This Living Local segment is sponsored by The University of Alabama at Birmingham.

BIRMINGHAM, Ala. (CBS 42 Living Local) – November is National Pancreatic Cancer Awareness Month. For UAB’s Dr. Bart Rose, this month highlights his life’s work and passion for studying and treating pancreatic cancer.

“If any message comes from this, I want people to know that there is hope. This is not a death sentence. There is hope, there is help, and we are happy to help provide it,” said Rose.

While in medical school, Rose was drawn to studying the pancreas because it is a technically challenging organ for surgeons. In 2017, he joined UAB and became the Director of The Pancreatobiliary Disease Center, where he researches the best ways to treat pancreatic cancer.

“When people use the word pancreas cancer, they’re often talking about a very aggressive type called adenocarcinoma. My focus in the lab is on another type of cancer. Something called neuroendocrine tumors,” Rose said.

Rose’s work looks at how to treat and target certain cancerous tumors within the pancreas.

“Most recently, we have been focusing on the difference between the tumors in our black patients and our white patients. What we are finding is that they may actually be genetically different, and therefore may be behaving differently, and they may have different treatment approaches in the future. It’s not a one-size-fits-all that we thought of forever,” said Rose.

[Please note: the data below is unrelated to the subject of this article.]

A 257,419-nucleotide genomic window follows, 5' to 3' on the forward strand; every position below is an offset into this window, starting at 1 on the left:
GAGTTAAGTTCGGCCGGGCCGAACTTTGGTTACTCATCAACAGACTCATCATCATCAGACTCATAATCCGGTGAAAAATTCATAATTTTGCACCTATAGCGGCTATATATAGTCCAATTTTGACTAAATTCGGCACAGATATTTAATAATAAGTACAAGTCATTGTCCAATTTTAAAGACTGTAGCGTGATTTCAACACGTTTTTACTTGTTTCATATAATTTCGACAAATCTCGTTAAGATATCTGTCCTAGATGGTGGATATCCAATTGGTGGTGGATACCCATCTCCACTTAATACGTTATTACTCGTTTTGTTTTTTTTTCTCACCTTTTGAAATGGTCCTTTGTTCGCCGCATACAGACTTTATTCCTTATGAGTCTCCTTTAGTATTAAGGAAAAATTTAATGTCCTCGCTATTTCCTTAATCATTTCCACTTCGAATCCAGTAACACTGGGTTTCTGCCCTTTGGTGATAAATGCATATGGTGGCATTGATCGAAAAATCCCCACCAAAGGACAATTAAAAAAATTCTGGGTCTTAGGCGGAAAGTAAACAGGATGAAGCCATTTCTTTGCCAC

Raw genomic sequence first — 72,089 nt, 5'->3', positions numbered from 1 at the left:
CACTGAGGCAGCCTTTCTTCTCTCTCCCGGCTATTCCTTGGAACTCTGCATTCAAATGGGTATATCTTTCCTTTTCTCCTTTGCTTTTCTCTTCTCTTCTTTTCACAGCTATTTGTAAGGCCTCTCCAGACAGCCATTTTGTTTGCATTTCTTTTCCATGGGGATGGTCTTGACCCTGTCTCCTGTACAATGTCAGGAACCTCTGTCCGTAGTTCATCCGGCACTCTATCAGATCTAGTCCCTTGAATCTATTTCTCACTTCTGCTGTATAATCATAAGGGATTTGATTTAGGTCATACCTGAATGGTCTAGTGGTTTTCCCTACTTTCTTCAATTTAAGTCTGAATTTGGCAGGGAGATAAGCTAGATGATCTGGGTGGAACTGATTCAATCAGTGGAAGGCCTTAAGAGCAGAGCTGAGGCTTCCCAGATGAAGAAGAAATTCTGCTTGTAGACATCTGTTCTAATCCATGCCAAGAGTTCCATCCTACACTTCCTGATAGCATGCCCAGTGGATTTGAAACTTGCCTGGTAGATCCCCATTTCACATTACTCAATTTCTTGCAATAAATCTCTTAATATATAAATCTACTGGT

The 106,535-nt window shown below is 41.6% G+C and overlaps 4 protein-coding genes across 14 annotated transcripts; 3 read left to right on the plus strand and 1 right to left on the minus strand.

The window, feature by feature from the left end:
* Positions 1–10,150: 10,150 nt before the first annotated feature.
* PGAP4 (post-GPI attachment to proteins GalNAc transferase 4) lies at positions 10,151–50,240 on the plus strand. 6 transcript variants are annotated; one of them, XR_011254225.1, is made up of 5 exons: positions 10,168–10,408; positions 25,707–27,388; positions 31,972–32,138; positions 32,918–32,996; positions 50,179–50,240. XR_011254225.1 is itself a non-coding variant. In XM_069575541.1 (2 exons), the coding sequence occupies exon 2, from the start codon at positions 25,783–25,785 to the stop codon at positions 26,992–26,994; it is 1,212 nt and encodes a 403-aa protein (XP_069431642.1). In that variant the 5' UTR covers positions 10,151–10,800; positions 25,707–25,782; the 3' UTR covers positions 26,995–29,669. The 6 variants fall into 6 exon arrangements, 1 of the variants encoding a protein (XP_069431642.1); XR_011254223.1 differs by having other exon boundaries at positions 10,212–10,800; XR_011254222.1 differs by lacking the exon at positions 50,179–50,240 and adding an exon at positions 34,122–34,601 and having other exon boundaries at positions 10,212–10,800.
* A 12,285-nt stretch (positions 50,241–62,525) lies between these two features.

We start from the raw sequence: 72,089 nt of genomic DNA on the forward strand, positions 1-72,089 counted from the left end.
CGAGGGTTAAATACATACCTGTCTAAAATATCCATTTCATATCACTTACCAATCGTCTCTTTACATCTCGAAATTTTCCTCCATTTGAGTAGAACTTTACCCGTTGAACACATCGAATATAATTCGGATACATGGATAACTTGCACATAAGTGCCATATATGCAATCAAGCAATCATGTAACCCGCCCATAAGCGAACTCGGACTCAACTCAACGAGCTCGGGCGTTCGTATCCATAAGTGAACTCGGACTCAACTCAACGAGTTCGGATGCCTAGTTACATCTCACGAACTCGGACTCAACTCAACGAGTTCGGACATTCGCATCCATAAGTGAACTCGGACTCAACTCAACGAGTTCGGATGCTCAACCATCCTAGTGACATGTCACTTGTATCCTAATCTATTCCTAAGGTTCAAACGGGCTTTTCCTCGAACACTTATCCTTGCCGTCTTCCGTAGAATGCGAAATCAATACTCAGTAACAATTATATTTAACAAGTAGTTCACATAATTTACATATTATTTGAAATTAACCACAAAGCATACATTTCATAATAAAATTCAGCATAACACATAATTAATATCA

If you or a loved one is diagnosed with pancreatic cancer, UAB Medicine can provide a level of care that is hard to match.

“We have expertise in surgery; we have expertise on the chemotherapy side, medical oncologists, radiation, geneticists, dietitians, radiologists, interventional radiologists, and gastroenterologists who make the diagnosis. So we can review every single patient with pancreas cancer that comes through here, not just by one physician, but by the entire group so that we can come up with a plan that everybody agrees on and we think it’s best for this patient,” Rose said.

Rose tells us that pancreatic cancer has had about a 9% cure rate for decades. However, in the last few years, we’ve gone up to an 11% cure rate. Still, pancreatic cancer is the 3rd leading cause of cancer-related death in the United States.

“And really, to make a significant impact on that, there needs to be a lot more research. We need to have our government and private agencies invest in pancreas cancer research like they have in other cancers,” said Rose.

For more information on the research and treatment plans Rose and the doctors at UAB use for pancreatic cancer patients, visit